DADE CITY — State regulators Monday postponed deciding whether to give a private company permission to build a controversial landfill east of Dade City after receiving a critical report from an expert hired by a lawyer representing rancher Bill Blanchard.
The Florida Department of Environmental Protection asked Angelo's Aggregate Materials to wait another month to allow officials to review the report, done by professional engineer J.E. Fluet Jr. The new deadline is Feb. 12.
"This shows we are taking our regulatory responsibilities very seriously," said DEP spokeswoman Pamala Vazquez. "We have said if anyone wants to provide any technical information to us, we'll take it. We have not made a final decision."
Fluet is an engineering professor who once served as chairman of the Technical Advisory Task Force for DEP. He said he helped write many of the current landfill regulations.
In his review of the application and supporting documents, he said the application contained "many errors."
"Although most of the design methods were acceptable, there were many problems with the (quality control) and (quality assurance) of the design analysis and calculations as well as the presentation of the results," he wrote.
Among his concerns were the positioning of runoff removal pipes under the weight of the landfill.
"Should the pipes break or fail in any way, there will be no way to fix the problem," he wrote. "The current design is complex, difficult to build, violates FDEP rules, will be difficult to defend in public hearings and the inevitable media attacks, and is potentially dangerous."
He also expressed concern that Angelo's had not provided a sinkhole map. "Because of the suspicious nature of the applicant's response on the issue of sinkholes and the devastating impact should there be sinkholes beneath the landfill, it is recommended that the FDEP sinkhole map be supplemented with a geological study using ground-penetrating radar," Fluet's report said.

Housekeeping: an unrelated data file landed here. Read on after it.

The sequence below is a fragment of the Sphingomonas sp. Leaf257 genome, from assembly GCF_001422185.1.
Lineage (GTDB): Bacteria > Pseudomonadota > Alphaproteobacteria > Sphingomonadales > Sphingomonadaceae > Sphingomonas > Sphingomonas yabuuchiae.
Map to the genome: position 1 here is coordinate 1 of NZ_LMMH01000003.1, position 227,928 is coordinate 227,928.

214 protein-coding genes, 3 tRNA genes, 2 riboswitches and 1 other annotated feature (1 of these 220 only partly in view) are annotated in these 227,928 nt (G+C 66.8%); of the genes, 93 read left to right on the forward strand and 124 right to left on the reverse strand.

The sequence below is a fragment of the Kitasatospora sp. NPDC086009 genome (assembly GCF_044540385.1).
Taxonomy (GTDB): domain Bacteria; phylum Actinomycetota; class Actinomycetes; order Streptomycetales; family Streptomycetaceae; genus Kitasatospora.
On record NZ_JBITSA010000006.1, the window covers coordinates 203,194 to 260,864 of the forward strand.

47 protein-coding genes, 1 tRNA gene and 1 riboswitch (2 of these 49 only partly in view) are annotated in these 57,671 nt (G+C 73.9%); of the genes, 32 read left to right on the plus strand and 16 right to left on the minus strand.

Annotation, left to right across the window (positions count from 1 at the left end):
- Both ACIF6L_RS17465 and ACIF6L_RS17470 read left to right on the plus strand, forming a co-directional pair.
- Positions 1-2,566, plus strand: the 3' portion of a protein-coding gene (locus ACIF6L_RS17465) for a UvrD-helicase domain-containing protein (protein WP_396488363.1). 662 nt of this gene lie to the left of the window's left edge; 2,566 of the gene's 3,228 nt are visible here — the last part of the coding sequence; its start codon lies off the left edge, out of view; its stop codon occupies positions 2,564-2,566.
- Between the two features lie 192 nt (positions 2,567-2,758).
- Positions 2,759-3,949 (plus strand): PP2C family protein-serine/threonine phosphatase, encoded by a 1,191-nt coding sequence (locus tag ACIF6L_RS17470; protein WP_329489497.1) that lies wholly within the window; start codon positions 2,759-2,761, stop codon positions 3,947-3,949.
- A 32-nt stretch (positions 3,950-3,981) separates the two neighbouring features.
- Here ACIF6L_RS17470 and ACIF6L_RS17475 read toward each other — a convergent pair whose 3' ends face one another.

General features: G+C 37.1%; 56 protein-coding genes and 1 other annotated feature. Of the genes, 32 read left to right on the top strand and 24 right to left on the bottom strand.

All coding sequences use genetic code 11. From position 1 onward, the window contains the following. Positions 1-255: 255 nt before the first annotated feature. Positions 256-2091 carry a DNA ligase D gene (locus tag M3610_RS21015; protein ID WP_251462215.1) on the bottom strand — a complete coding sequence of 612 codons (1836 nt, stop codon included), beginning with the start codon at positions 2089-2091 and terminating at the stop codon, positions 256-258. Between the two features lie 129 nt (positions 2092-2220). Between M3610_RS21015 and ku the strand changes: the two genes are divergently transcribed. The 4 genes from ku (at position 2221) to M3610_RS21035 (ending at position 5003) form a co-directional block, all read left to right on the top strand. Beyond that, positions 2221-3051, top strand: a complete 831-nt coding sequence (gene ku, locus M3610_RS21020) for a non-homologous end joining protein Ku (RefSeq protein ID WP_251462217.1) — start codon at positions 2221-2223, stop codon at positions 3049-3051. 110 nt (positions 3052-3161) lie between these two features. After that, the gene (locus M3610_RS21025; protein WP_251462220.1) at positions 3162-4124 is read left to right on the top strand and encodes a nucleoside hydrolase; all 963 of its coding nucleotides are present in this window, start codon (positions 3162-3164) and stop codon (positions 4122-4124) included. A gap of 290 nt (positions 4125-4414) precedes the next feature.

Blanchard's family owns almost 1,900 acres near the proposed landfill, much of it under conservation protection but some home to a tree and plant business.
"I am confident that we can continue to show DEP that this application has numerous technical flaws," Blanchard said through a spokeswoman. "I feel strongly that DEP should not allow Angelo's to put a landfill in a sinkhole at the headwaters of the Hillsborough River."
He and fellow rancher Robert Thomas have spent thousands on lobbyists and lawyers to fight the proposed landfill. Thomas' ranch spans 14,000 acres in Pasco, Hillsborough and Hernando counties. He also is a developer and he owns Crystal Springs Preserve, which Nestlé pumps for drinking water.
Carol Cassara, a representative for Angelo's, said she had not seen Fluet's report. She provided the following statement from project manager John Arnold: "DEP asked that we provide additional time for their review, and we granted it."
The proposed landfill has drawn a firestorm of protest from opponents, which include a number of environmental groups, as well as governments in Dade City and Zephyrhills. Tampa also has expressed concern about the possible effects on its drinking water.
The area's two state senators, Victor Crist and Mike Fasano, have gone on record opposing the landfill. Crist tried unsuccessfully last year to pass a bill that would essentially ban the landfill.
Angelo's wants to build the private, for-profit landfill on a site less than a mile from the Withlacoochee River. It would be near the Hillsborough River and the headwaters of the Green Swamp, both sensitive areas for drinking water supplies.
The Class 1 landfill, referred to in company literature as an "organic composting and recycling center," would accept all types of household garbage, about 3,000 tons a day. It could cover 1,000 acres east of Dade City.
Company officials have said Pasco County would reap a savings of $519-million over 22 years if the landfill is allowed to be built off U.S. 98 between Enterprise and Messick roads. That's in contrast to the $350-million they say it would cost to expand Pasco's incinerator.
Arnold said his company's proposal is initially for 92 acres, but he said the property they're submitting for the county's land use approval is more than 1,000 acres.
It would be the first privately held landfill in Pasco to accept raw household garbage and other trash, such as construction debris. It would not accept biohazardous material.
Angelo's is the offshoot of 47-year-old Angelo Iafrate Cos. of Warren, Mich. The company specializes in crushing and recycling concrete, among other ventures.
Dominic Iafrate runs Angelo's Aggregate Materials, which has a recycling and disposal facility in Largo as well as a 111-acre Class 3 landfill in east Pasco, just north of its proposed Messick Road site. A Class 3 landfill accepts only waste that will not produce leachate.
For its Messick Road proposal, Angelo's says it is planning to put in an award-winning leachate system that includes double-lining its cells.
Lisa Buie can be reached at firstname.lastname@example.org or (813) 909-4604.